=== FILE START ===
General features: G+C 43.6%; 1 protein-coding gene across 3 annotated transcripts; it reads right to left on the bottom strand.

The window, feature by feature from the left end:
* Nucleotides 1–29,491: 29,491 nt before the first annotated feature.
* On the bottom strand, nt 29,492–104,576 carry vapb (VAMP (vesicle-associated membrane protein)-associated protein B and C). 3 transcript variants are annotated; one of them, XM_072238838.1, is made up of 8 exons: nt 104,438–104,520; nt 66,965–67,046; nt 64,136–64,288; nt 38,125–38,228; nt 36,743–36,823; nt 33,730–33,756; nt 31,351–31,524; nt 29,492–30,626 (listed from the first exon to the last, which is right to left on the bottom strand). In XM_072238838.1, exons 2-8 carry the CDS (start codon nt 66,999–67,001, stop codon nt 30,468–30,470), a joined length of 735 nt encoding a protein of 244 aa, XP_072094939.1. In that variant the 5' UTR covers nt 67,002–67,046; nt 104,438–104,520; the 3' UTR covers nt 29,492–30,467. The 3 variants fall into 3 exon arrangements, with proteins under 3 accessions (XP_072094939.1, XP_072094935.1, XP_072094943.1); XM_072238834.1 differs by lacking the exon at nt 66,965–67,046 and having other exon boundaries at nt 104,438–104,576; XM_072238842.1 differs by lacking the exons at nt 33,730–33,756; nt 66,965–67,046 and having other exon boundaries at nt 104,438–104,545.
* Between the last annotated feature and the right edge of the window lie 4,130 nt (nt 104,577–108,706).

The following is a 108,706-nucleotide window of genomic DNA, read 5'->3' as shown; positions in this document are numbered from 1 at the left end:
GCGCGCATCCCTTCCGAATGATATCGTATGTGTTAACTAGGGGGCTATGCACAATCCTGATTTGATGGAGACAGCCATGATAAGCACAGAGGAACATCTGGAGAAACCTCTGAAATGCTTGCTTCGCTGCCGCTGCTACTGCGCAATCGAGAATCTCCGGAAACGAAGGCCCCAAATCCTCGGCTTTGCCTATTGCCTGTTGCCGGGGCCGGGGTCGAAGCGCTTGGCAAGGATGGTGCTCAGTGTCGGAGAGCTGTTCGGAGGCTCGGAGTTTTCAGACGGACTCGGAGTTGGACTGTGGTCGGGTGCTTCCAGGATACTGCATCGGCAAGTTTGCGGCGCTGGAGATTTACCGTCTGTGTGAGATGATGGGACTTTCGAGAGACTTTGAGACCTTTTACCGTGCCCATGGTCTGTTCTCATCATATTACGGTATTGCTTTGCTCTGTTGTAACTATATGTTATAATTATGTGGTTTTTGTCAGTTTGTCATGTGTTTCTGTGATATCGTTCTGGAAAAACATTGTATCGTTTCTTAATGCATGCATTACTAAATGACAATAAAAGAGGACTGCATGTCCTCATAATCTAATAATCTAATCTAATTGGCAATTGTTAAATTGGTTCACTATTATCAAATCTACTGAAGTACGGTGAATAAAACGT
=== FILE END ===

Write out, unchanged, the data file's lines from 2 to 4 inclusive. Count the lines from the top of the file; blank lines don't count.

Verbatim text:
The window, feature by feature from the left end:
* Nucleotides 1–29,491: 29,491 nt before the first annotated feature.
* On the bottom strand, nt 29,492–104,576 carry vapb (VAMP (vesicle-associated membrane protein)-associated protein B and C). 3 transcript variants are annotated; one of them, XM_072238838.1, is made up of 8 exons: nt 104,438–104,520; nt 66,965–67,046; nt 64,136–64,288; nt 38,125–38,228; nt 36,743–36,823; nt 33,730–33,756; nt 31,351–31,524; nt 29,492–30,626 (listed from the first exon to the last, which is right to left on the bottom strand). In XM_072238838.1, exons 2-8 carry the CDS (start codon nt 66,999–67,001, stop codon nt 30,468–30,470), a joined length of 735 nt encoding a protein of 244 aa, XP_072094939.1. In that variant the 5' UTR covers nt 67,002–67,046; nt 104,438–104,520; the 3' UTR covers nt 29,492–30,467. The 3 variants fall into 3 exon arrangements, with proteins under 3 accessions (XP_072094939.1, XP_072094935.1, XP_072094943.1); XM_072238834.1 differs by lacking the exon at nt 66,965–67,046 and having other exon boundaries at nt 104,438–104,576; XM_072238842.1 differs by lacking the exons at nt 33,730–33,756; nt 66,965–67,046 and having other exon boundaries at nt 104,438–104,545.